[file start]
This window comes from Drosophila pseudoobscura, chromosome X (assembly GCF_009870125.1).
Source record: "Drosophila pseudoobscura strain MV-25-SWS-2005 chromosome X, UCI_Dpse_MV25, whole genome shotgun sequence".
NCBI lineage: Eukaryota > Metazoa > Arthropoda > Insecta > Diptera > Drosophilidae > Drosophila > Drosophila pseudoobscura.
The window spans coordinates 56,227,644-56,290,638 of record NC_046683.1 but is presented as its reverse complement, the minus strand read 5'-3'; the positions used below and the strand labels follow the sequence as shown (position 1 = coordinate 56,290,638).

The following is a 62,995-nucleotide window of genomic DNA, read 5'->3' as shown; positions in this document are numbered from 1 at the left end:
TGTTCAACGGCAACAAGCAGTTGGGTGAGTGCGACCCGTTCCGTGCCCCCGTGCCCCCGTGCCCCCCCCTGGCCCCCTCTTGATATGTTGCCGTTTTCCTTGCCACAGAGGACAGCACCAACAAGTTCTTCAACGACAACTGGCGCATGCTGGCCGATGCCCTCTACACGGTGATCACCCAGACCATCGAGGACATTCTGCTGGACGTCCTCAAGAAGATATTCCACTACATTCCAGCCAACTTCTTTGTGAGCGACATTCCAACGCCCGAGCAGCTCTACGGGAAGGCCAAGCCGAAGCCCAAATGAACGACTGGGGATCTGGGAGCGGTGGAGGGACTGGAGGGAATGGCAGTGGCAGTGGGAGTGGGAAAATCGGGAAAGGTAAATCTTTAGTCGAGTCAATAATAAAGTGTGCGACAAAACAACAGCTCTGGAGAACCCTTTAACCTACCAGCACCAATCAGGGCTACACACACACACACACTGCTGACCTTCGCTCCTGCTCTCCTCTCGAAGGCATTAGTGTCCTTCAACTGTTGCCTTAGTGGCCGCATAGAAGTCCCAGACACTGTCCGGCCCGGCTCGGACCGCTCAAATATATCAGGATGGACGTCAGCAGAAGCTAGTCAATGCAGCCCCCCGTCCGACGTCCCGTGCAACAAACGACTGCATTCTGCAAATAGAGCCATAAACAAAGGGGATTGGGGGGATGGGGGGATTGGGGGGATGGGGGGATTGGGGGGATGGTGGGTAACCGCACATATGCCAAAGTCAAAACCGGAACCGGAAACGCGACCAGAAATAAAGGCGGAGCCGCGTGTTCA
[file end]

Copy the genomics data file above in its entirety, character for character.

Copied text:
This window comes from Drosophila pseudoobscura, chromosome X (assembly GCF_009870125.1).
Source record: "Drosophila pseudoobscura strain MV-25-SWS-2005 chromosome X, UCI_Dpse_MV25, whole genome shotgun sequence".
NCBI lineage: Eukaryota > Metazoa > Arthropoda > Insecta > Diptera > Drosophilidae > Drosophila > Drosophila pseudoobscura.
The window spans coordinates 56,227,644-56,290,638 of record NC_046683.1 but is presented as its reverse complement, the minus strand read 5'-3'; the positions used below and the strand labels follow the sequence as shown (position 1 = coordinate 56,290,638).

The following is a 62,995-nucleotide window of genomic DNA, read 5'->3' as shown; positions in this document are numbered from 1 at the left end:
TGTTCAACGGCAACAAGCAGTTGGGTGAGTGCGACCCGTTCCGTGCCCCCGTGCCCCCGTGCCCCCCCCTGGCCCCCTCTTGATATGTTGCCGTTTTCCTTGCCACAGAGGACAGCACCAACAAGTTCTTCAACGACAACTGGCGCATGCTGGCCGATGCCCTCTACACGGTGATCACCCAGACCATCGAGGACATTCTGCTGGACGTCCTCAAGAAGATATTCCACTACATTCCAGCCAACTTCTTTGTGAGCGACATTCCAACGCCCGAGCAGCTCTACGGGAAGGCCAAGCCGAAGCCCAAATGAACGACTGGGGATCTGGGAGCGGTGGAGGGACTGGAGGGAATGGCAGTGGCAGTGGGAGTGGGAAAATCGGGAAAGGTAAATCTTTAGTCGAGTCAATAATAAAGTGTGCGACAAAACAACAGCTCTGGAGAACCCTTTAACCTACCAGCACCAATCAGGGCTACACACACACACACACTGCTGACCTTCGCTCCTGCTCTCCTCTCGAAGGCATTAGTGTCCTTCAACTGTTGCCTTAGTGGCCGCATAGAAGTCCCAGACACTGTCCGGCCCGGCTCGGACCGCTCAAATATATCAGGATGGACGTCAGCAGAAGCTAGTCAATGCAGCCCCCCGTCCGACGTCCCGTGCAACAAACGACTGCATTCTGCAAATAGAGCCATAAACAAAGGGGATTGGGGGGATGGGGGGATTGGGGGGATGGGGGGATTGGGGGGATGGTGGGTAACCGCACATATGCCAAAGTCAAAACCGGAACCGGAAACGCGACCAGAAATAAAGGCGGAGCCGCGTGTTCA